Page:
Speaking at his regular weekly meeting with interested parties, the Chief Veterinary Officer, Jim Scudamore, made the following statement on Friday (9 March):
“Foot-and-mouth outbreak is back on the front page, there have been signs that some people felt that the problem was over, and that the tight controls under which the country has been operating were no longer required. This could have caused some complacency in observing the rules.
“From a veterinary point of view, I must emphasise that we are still caught up in a serious disease problem, which may well get worse before it gets better. If we are to keep the outbreak under control, the tight restrictions on livestock movements and other activities risking disease spread are absolutely essential, and must be rigorously obeyed and enforced. These restrictions must be retained until we are sure the outbreak is over. To relax the controls too early could lead to a further deterioration in the situation.
“Some idea of the serious implications of foot-and-mouth disease can be judged by the actions of the EU Standing Veterinary Committee earlier this week. Unlicensed livestock movements have been banned throughout Europe for a week, in circumstances where there had not yet been a confirmed case on the Continent.
“One concern has been that people may misinterpret the arrangements for moving livestock direct to slaughter as meaning that the outbreak is on the wane. That is not the case. Such movements are acceptable under domestic and European legislation during a foot-and-mouth disease outbreak, provided they are under the control of the competent authority. These movements only pose a very limited risk of danger to animal health if everyone abides by the rules. However, there are worrying reports of abuse of this system, including farmers turning up at abattoirs which have not been expecting the consignment, or with more animals than had been booked and licensed. The abattoirs and the Meat Hygiene Service have, I believe, dealt with most individual cases; but there is a risk that such movements could compromise the disease security of the one-way slaughter chain.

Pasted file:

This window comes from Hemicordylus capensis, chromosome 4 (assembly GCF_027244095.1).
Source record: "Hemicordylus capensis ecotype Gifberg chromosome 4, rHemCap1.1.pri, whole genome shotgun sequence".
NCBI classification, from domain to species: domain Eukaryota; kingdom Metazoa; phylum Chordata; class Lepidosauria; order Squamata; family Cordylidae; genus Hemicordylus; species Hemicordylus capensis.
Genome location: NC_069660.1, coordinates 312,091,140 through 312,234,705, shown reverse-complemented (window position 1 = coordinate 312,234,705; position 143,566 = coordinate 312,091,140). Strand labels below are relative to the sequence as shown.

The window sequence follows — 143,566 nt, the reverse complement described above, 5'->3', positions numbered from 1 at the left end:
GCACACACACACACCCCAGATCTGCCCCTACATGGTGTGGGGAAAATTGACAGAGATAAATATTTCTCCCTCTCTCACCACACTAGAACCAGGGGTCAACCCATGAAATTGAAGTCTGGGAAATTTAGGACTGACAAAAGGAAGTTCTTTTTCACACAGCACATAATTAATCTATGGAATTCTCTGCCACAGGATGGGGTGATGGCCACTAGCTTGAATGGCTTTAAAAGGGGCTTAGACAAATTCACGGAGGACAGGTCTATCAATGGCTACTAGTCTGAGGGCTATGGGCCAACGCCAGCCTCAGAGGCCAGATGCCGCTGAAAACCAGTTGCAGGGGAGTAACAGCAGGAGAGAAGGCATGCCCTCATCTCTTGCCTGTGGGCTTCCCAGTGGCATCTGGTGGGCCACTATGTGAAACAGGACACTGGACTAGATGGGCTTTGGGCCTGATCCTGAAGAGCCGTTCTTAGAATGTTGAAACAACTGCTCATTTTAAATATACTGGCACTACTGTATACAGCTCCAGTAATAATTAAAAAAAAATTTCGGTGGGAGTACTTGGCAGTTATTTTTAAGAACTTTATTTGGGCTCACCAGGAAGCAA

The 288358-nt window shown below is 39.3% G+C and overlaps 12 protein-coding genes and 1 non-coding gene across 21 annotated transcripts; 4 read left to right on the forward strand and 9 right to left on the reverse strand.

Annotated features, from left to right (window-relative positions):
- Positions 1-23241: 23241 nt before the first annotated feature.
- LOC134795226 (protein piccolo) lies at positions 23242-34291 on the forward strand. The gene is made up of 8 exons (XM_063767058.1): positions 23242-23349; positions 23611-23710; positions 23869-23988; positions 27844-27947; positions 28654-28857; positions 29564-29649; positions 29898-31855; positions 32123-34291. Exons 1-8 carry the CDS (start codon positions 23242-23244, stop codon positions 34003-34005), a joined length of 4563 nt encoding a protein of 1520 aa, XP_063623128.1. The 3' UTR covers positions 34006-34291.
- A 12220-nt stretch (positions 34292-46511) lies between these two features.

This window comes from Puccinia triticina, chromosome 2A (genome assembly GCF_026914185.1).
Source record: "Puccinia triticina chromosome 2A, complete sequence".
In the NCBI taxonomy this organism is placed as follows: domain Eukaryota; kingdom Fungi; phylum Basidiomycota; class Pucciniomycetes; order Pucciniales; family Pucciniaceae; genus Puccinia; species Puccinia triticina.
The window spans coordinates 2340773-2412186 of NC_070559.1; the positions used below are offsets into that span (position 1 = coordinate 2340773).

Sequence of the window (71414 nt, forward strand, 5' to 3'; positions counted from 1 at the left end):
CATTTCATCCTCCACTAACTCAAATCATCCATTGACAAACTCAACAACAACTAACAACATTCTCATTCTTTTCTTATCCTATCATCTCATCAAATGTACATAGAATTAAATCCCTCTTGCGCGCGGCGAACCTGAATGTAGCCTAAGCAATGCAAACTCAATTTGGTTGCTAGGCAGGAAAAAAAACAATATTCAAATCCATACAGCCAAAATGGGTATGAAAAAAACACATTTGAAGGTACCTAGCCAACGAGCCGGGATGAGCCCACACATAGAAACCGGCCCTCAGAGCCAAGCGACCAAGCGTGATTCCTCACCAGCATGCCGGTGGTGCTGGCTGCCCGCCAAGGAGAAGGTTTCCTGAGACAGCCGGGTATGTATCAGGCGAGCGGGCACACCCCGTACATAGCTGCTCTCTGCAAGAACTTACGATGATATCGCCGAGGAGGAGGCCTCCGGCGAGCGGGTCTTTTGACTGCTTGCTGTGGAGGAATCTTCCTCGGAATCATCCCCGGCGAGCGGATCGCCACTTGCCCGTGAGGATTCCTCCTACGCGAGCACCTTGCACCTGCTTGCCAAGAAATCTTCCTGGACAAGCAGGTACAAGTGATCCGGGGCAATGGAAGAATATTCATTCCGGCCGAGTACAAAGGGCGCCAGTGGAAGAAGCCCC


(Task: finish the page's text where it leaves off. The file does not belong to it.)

“Let me reiterate the position. At present, the only animals which can move to slaughter are those from outside infected areas; they can only do so with a licence, which must be obtained from their local Trading Standards Department. The farmer or keeper of the animals then has to complete a legal declaration about the status and number of the animals, and confirm that they are booked into a specified abattoir at a specified time on a specified date. The movement then has to be completed on the day of that declaration, and the animals slaughtered by the abattoir within 24 hours of arrival. Once in the one-way tube, animals must not come into contact with livestock, except where it is also destined immediately for slaughter.
“The veterinary advice which I have to give Ministers about other proposed movements – to collection centres and for welfare reasons – has to take full account of our experience so far with movements to slaughter. It also has to take account of the developing disease situation which is regularly reviewed. Unless very carefully controlled, movements of animals can, as we have seen in the course of the present outbreak, spread foot-and-mouth disease.”
just-food.com published a feature on foot and mouth. To read it, click here.